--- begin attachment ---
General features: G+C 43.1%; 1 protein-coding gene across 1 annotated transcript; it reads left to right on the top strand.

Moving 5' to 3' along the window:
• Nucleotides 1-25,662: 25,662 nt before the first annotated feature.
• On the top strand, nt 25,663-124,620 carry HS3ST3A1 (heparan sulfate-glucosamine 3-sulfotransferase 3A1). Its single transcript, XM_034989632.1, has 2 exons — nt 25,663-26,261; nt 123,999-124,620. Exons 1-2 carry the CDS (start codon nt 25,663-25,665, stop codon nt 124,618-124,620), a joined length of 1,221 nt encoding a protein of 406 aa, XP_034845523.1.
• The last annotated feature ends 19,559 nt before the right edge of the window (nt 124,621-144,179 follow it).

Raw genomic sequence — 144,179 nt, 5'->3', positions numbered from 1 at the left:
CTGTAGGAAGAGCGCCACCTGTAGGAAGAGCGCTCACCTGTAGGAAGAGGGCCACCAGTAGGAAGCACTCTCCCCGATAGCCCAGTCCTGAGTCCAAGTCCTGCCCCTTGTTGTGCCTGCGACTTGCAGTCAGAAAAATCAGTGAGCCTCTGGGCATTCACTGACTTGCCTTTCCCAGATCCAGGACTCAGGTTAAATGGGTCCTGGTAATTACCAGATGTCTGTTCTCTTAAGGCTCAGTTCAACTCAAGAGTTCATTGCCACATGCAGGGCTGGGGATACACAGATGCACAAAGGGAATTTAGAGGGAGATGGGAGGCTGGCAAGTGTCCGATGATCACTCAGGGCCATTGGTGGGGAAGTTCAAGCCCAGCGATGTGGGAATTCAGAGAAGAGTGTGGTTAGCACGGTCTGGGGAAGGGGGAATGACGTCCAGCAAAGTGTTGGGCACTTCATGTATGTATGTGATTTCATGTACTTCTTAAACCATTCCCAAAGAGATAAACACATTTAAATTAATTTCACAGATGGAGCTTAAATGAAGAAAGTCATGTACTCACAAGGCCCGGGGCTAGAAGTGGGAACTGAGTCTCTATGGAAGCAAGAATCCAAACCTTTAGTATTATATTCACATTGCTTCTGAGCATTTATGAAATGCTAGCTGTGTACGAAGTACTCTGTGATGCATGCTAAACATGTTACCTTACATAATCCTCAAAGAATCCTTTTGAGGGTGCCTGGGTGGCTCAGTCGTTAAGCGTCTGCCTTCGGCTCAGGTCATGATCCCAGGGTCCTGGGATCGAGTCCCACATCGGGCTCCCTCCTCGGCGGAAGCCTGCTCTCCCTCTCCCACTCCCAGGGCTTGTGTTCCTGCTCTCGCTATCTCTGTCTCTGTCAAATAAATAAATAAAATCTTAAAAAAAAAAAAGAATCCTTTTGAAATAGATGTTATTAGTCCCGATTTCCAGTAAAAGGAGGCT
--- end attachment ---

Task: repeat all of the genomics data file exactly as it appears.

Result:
General features: G+C 43.1%; 1 protein-coding gene across 1 annotated transcript; it reads left to right on the top strand.

Moving 5' to 3' along the window:
• Nucleotides 1-25,662: 25,662 nt before the first annotated feature.
• On the top strand, nt 25,663-124,620 carry HS3ST3A1 (heparan sulfate-glucosamine 3-sulfotransferase 3A1). Its single transcript, XM_034989632.1, has 2 exons — nt 25,663-26,261; nt 123,999-124,620. Exons 1-2 carry the CDS (start codon nt 25,663-25,665, stop codon nt 124,618-124,620), a joined length of 1,221 nt encoding a protein of 406 aa, XP_034845523.1.
• The last annotated feature ends 19,559 nt before the right edge of the window (nt 124,621-144,179 follow it).

Raw genomic sequence — 144,179 nt, 5'->3', positions numbered from 1 at the left:
CTGTAGGAAGAGCGCCACCTGTAGGAAGAGCGCTCACCTGTAGGAAGAGGGCCACCAGTAGGAAGCACTCTCCCCGATAGCCCAGTCCTGAGTCCAAGTCCTGCCCCTTGTTGTGCCTGCGACTTGCAGTCAGAAAAATCAGTGAGCCTCTGGGCATTCACTGACTTGCCTTTCCCAGATCCAGGACTCAGGTTAAATGGGTCCTGGTAATTACCAGATGTCTGTTCTCTTAAGGCTCAGTTCAACTCAAGAGTTCATTGCCACATGCAGGGCTGGGGATACACAGATGCACAAAGGGAATTTAGAGGGAGATGGGAGGCTGGCAAGTGTCCGATGATCACTCAGGGCCATTGGTGGGGAAGTTCAAGCCCAGCGATGTGGGAATTCAGAGAAGAGTGTGGTTAGCACGGTCTGGGGAAGGGGGAATGACGTCCAGCAAAGTGTTGGGCACTTCATGTATGTATGTGATTTCATGTACTTCTTAAACCATTCCCAAAGAGATAAACACATTTAAATTAATTTCACAGATGGAGCTTAAATGAAGAAAGTCATGTACTCACAAGGCCCGGGGCTAGAAGTGGGAACTGAGTCTCTATGGAAGCAAGAATCCAAACCTTTAGTATTATATTCACATTGCTTCTGAGCATTTATGAAATGCTAGCTGTGTACGAAGTACTCTGTGATGCATGCTAAACATGTTACCTTACATAATCCTCAAAGAATCCTTTTGAGGGTGCCTGGGTGGCTCAGTCGTTAAGCGTCTGCCTTCGGCTCAGGTCATGATCCCAGGGTCCTGGGATCGAGTCCCACATCGGGCTCCCTCCTCGGCGGAAGCCTGCTCTCCCTCTCCCACTCCCAGGGCTTGTGTTCCTGCTCTCGCTATCTCTGTCTCTGTCAAATAAATAAATAAAATCTTAAAAAAAAAAAAGAATCCTTTTGAAATAGATGTTATTAGTCCCGATTTCCAGTAAAAGGAGGCT